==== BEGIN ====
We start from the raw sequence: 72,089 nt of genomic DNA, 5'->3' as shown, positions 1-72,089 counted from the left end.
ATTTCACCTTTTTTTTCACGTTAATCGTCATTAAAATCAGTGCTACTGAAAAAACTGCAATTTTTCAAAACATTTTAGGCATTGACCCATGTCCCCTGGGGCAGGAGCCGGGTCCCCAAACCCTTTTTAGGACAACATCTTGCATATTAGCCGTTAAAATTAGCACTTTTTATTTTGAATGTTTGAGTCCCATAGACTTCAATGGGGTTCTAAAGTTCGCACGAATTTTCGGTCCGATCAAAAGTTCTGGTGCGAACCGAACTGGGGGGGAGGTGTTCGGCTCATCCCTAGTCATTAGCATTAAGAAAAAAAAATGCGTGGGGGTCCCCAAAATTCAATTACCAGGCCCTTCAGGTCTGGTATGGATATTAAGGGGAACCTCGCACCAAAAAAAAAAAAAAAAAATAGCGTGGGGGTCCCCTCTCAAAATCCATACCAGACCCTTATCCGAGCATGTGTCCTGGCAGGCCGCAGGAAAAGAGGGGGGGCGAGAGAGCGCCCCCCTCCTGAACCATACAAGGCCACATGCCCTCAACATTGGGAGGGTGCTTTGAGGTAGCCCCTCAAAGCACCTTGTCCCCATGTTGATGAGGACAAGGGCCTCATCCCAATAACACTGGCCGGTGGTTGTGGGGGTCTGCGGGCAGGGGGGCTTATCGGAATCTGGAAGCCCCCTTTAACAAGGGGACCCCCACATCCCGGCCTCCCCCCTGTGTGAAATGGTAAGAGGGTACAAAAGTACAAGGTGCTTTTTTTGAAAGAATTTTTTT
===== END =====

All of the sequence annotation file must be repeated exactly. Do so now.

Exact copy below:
We start from the raw sequence: 72,089 nt of genomic DNA, 5'->3' as shown, positions 1-72,089 counted from the left end.
ATTTCACCTTTTTTTTCACGTTAATCGTCATTAAAATCAGTGCTACTGAAAAAACTGCAATTTTTCAAAACATTTTAGGCATTGACCCATGTCCCCTGGGGCAGGAGCCGGGTCCCCAAACCCTTTTTAGGACAACATCTTGCATATTAGCCGTTAAAATTAGCACTTTTTATTTTGAATGTTTGAGTCCCATAGACTTCAATGGGGTTCTAAAGTTCGCACGAATTTTCGGTCCGATCAAAAGTTCTGGTGCGAACCGAACTGGGGGGGAGGTGTTCGGCTCATCCCTAGTCATTAGCATTAAGAAAAAAAAATGCGTGGGGGTCCCCAAAATTCAATTACCAGGCCCTTCAGGTCTGGTATGGATATTAAGGGGAACCTCGCACCAAAAAAAAAAAAAAAAAATAGCGTGGGGGTCCCCTCTCAAAATCCATACCAGACCCTTATCCGAGCATGTGTCCTGGCAGGCCGCAGGAAAAGAGGGGGGGCGAGAGAGCGCCCCCCTCCTGAACCATACAAGGCCACATGCCCTCAACATTGGGAGGGTGCTTTGAGGTAGCCCCTCAAAGCACCTTGTCCCCATGTTGATGAGGACAAGGGCCTCATCCCAATAACACTGGCCGGTGGTTGTGGGGGTCTGCGGGCAGGGGGGCTTATCGGAATCTGGAAGCCCCCTTTAACAAGGGGACCCCCACATCCCGGCCTCCCCCCTGTGTGAAATGGTAAGAGGGTACAAAAGTACAAGGTGCTTTTTTTGAAAGAATTTTTTT